NAIROBI (Reuters) – Kenya’s economy should rebound in 2018 after a slowdown this year that was caused by drought and political turmoil during a prolonged election cycle, Finance Minister Henry Rotich said on Tuesday.
Economic growth is forecast to rise to more than 6 percent next year and to move towards 7 percent in the medium term, Rotich said. He had earlier trimmed the 2017 forecast to 5.0 percent from a previous projection of 5.5 percent, which itself was a reduction from 5.9 percent.
The economy grew 5 percent in the first half of the year, the government said, falling short of its full-year forecast.
“By and large, agriculture this year will be better than last year, that is the reason why our growth looks optimistic, even at this time when we face these challenges on the investment side,” Rotich told a news conference.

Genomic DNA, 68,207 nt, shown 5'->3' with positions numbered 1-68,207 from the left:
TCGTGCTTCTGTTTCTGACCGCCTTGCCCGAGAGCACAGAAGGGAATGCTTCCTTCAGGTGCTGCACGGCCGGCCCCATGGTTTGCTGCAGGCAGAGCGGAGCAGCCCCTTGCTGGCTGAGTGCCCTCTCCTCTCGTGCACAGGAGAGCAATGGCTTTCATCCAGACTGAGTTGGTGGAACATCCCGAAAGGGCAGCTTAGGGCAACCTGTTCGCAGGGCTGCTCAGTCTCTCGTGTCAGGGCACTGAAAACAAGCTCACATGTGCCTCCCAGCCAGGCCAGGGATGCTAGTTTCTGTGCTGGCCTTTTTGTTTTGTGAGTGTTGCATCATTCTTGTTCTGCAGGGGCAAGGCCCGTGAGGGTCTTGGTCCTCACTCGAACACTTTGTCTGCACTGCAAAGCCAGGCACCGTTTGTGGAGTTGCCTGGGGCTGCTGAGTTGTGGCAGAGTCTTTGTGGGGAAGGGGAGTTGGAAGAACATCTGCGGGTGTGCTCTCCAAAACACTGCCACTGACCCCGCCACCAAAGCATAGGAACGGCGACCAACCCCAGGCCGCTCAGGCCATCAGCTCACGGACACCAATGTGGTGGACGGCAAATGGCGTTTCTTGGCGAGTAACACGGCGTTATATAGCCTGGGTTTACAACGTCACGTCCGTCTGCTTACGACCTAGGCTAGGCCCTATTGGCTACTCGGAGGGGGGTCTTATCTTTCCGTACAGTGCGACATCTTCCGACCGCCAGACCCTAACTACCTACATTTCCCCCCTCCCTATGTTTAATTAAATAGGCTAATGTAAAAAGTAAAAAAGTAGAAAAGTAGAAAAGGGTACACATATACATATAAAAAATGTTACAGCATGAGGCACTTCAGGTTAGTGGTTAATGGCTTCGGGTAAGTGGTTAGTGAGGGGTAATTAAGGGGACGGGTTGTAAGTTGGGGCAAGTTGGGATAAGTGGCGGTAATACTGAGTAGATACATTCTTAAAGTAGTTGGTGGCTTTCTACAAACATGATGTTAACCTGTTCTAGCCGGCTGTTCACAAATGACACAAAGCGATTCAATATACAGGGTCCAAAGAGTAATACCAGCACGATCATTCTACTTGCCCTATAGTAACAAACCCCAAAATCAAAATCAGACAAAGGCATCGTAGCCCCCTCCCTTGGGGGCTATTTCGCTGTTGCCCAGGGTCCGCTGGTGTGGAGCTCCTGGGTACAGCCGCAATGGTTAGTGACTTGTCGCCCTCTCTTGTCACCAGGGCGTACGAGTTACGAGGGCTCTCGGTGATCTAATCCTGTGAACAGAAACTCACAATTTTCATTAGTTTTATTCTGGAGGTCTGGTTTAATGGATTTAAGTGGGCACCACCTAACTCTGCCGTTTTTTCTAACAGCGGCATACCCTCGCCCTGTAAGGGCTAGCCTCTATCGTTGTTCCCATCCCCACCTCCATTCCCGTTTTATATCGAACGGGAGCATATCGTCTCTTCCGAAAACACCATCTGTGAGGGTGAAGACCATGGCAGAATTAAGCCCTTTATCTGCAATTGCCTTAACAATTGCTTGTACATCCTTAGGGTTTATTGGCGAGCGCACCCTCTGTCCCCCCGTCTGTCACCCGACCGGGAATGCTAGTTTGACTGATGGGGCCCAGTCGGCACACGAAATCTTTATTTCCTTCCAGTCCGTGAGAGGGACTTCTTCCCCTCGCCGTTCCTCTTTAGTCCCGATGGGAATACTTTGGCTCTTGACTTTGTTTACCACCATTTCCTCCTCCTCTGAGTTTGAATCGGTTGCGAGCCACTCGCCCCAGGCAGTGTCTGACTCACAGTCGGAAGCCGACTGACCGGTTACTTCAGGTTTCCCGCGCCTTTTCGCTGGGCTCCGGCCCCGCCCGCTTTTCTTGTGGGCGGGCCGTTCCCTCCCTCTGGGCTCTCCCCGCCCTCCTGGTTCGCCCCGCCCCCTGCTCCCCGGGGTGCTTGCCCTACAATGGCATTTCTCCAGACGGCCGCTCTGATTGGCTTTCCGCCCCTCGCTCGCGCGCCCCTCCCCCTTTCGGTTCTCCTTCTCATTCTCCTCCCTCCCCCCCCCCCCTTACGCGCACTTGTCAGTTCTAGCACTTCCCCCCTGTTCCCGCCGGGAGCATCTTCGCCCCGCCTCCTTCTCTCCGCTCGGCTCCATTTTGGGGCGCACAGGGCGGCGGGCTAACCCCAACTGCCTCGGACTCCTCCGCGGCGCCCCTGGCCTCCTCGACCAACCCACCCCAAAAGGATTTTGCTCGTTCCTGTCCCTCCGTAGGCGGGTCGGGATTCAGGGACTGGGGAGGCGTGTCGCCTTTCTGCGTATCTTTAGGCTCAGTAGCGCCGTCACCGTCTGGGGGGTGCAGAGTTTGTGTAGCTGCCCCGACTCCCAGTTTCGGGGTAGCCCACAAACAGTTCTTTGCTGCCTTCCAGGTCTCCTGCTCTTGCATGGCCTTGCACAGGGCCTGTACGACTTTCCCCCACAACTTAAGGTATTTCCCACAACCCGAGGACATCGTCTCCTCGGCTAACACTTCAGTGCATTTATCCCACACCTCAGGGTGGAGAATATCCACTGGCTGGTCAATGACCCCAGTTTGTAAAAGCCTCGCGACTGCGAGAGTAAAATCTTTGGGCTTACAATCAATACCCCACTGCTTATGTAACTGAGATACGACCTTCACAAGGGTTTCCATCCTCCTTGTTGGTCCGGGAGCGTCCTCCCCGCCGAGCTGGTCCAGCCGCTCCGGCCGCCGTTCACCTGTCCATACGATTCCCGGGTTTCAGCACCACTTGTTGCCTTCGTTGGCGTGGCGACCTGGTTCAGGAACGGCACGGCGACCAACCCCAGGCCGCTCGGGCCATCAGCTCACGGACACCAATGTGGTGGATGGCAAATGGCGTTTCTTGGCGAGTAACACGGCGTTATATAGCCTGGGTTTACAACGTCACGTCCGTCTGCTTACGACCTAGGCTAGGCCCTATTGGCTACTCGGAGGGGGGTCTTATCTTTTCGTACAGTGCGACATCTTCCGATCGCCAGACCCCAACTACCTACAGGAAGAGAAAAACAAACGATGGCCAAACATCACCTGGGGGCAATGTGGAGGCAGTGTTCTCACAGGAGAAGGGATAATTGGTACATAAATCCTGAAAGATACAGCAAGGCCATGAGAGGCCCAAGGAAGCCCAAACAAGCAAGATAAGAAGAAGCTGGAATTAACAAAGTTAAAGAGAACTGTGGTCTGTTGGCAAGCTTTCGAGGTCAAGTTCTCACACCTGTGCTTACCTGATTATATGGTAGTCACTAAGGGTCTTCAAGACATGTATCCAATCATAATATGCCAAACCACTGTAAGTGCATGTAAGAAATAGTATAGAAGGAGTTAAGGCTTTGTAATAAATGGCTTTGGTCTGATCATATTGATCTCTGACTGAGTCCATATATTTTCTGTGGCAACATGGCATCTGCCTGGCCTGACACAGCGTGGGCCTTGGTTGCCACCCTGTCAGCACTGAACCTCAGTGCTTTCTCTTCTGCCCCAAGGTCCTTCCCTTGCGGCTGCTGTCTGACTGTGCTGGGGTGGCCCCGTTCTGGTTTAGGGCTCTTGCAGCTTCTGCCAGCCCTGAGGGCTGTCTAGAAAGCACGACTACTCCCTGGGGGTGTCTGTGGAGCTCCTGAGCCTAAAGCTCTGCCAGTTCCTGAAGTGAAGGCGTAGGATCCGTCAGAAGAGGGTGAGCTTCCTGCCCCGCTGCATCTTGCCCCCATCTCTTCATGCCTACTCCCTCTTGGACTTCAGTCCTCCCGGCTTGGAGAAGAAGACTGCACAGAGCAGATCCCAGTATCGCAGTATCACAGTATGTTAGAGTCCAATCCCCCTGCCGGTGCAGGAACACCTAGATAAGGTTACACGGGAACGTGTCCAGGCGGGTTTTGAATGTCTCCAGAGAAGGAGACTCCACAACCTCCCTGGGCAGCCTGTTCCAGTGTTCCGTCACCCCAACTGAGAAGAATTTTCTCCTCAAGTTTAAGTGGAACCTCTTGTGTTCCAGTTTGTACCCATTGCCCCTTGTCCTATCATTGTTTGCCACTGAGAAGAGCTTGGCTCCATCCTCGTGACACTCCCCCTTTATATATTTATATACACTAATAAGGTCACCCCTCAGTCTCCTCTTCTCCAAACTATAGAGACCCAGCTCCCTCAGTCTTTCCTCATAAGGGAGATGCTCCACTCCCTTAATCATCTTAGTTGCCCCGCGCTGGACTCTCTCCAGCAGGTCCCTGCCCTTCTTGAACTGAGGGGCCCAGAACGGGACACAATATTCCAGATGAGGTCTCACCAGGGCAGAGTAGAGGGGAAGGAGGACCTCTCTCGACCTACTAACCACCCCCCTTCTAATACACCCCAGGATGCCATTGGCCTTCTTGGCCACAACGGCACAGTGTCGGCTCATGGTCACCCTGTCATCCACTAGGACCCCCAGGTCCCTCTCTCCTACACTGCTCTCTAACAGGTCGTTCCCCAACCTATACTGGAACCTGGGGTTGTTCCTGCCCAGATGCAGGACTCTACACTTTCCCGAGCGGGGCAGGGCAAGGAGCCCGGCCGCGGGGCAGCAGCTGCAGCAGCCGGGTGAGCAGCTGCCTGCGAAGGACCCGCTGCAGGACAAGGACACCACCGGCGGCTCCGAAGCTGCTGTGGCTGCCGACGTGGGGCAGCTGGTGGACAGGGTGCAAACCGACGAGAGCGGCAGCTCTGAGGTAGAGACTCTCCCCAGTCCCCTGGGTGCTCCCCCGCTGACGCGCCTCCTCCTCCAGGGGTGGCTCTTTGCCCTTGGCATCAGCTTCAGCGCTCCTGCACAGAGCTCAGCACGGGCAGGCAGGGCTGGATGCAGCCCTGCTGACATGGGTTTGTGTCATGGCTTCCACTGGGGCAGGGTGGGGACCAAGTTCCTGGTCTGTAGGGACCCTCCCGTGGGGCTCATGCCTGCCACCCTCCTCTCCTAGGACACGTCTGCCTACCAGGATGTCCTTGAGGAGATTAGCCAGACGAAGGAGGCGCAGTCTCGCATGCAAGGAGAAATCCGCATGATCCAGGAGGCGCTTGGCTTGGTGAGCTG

Rotich said that revenue collections for the first four months of the 2017/18 (July-June) fiscal year had fallen short by 40 billion shillings ($386.47 million).
Kenya’s economy has faced a slowdown for the better part of the year. In addition to the drought and its political uncertainty, credit growth has slowed, partly because of a cap on commercial bank lending rates imposed last September.
Kenya held presidential elections on Aug. 8, but the Supreme Court nullified President Uhuru Kenyatta’s win and ordered a repeat election. Opposition leader Raila Odinga boycotted the new election, on Oct. 26, and Kenyatta won again, with 98 percent of the vote, in a campaign marred by violent protests.
On Monday, a former lawmaker filed a petition at the Supreme Court challenging Kenyatta’s second victory, in a last-minute move that opened the door to legal scrutiny of the vote.
Kenya is a regional hub for trade, diplomacy and security and its prolonged election season has disrupted its economy.
The International Monetary Fund has also cut its 2017 growth forecast for this year to 5 percent from its initial forecast of more than 5 percent.
($1 = 103.5000 Kenyan shillings)
Reporting by Katharine Houreld; Editing by George Obulutsa, Larry King